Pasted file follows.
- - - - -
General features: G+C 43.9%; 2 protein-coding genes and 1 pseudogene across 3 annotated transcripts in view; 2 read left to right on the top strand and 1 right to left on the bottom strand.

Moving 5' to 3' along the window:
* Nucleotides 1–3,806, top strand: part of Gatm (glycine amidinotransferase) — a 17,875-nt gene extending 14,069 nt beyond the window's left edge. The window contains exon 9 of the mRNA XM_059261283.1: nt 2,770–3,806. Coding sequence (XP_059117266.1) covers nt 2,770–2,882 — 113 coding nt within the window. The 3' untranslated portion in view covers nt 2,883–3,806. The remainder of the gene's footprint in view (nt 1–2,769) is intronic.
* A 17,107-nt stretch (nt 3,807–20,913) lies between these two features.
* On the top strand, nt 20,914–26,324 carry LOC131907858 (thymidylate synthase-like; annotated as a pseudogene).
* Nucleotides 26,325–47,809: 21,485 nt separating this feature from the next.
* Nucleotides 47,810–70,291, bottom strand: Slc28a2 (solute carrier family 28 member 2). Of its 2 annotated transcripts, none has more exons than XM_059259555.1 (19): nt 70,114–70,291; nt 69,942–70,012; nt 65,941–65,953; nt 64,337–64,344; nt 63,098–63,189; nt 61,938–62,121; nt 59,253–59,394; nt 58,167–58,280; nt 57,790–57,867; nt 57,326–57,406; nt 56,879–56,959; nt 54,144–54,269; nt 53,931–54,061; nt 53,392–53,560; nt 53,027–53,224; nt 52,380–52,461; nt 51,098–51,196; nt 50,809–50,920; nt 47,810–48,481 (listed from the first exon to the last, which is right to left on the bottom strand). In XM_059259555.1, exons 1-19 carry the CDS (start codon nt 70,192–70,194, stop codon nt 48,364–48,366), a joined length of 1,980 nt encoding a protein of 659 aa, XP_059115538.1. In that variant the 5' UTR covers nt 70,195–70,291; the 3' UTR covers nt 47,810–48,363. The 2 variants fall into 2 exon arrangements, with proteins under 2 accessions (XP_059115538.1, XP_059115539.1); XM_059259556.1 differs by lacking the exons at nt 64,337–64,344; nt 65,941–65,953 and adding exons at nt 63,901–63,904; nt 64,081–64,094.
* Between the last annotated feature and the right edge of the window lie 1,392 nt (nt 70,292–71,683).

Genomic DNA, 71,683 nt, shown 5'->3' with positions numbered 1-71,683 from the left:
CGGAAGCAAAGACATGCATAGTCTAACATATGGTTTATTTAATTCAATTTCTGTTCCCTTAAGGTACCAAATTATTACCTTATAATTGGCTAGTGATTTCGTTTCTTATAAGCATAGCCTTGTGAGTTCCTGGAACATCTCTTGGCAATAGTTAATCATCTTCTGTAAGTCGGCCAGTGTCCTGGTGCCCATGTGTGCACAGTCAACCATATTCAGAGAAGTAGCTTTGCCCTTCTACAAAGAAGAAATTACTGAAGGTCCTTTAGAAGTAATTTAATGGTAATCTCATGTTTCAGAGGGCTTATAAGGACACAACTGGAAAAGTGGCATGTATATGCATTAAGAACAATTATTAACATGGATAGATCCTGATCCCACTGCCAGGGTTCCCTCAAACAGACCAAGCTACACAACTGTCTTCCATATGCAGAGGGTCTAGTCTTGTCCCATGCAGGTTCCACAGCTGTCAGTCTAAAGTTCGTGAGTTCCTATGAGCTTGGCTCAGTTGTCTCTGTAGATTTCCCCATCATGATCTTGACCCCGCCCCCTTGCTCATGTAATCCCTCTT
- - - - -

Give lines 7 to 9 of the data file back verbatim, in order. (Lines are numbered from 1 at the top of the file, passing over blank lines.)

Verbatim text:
* Nucleotides 47,810–70,291, bottom strand: Slc28a2 (solute carrier family 28 member 2). Of its 2 annotated transcripts, none has more exons than XM_059259555.1 (19): nt 70,114–70,291; nt 69,942–70,012; nt 65,941–65,953; nt 64,337–64,344; nt 63,098–63,189; nt 61,938–62,121; nt 59,253–59,394; nt 58,167–58,280; nt 57,790–57,867; nt 57,326–57,406; nt 56,879–56,959; nt 54,144–54,269; nt 53,931–54,061; nt 53,392–53,560; nt 53,027–53,224; nt 52,380–52,461; nt 51,098–51,196; nt 50,809–50,920; nt 47,810–48,481 (listed from the first exon to the last, which is right to left on the bottom strand). In XM_059259555.1, exons 1-19 carry the CDS (start codon nt 70,192–70,194, stop codon nt 48,364–48,366), a joined length of 1,980 nt encoding a protein of 659 aa, XP_059115538.1. In that variant the 5' UTR covers nt 70,195–70,291; the 3' UTR covers nt 47,810–48,363. The 2 variants fall into 2 exon arrangements, with proteins under 2 accessions (XP_059115538.1, XP_059115539.1); XM_059259556.1 differs by lacking the exons at nt 64,337–64,344; nt 65,941–65,953 and adding exons at nt 63,901–63,904; nt 64,081–64,094.
* Between the last annotated feature and the right edge of the window lie 1,392 nt (nt 70,292–71,683).

Genomic DNA, 71,683 nt, shown 5'->3' with positions numbered 1-71,683 from the left: